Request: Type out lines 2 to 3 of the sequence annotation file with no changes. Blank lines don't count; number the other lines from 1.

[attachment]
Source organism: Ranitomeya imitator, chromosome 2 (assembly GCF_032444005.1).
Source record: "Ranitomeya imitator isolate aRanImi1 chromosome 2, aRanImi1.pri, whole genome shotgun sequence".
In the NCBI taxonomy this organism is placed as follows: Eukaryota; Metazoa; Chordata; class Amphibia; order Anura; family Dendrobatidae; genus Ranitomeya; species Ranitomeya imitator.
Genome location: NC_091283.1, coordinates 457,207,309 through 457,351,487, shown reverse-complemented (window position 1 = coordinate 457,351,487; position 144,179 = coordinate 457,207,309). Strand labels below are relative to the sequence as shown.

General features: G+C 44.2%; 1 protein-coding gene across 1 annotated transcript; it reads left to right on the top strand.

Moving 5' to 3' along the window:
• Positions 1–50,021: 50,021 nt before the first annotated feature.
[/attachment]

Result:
Source record: "Ranitomeya imitator isolate aRanImi1 chromosome 2, aRanImi1.pri, whole genome shotgun sequence".
In the NCBI taxonomy this organism is placed as follows: Eukaryota; Metazoa; Chordata; class Amphibia; order Anura; family Dendrobatidae; genus Ranitomeya; species Ranitomeya imitator.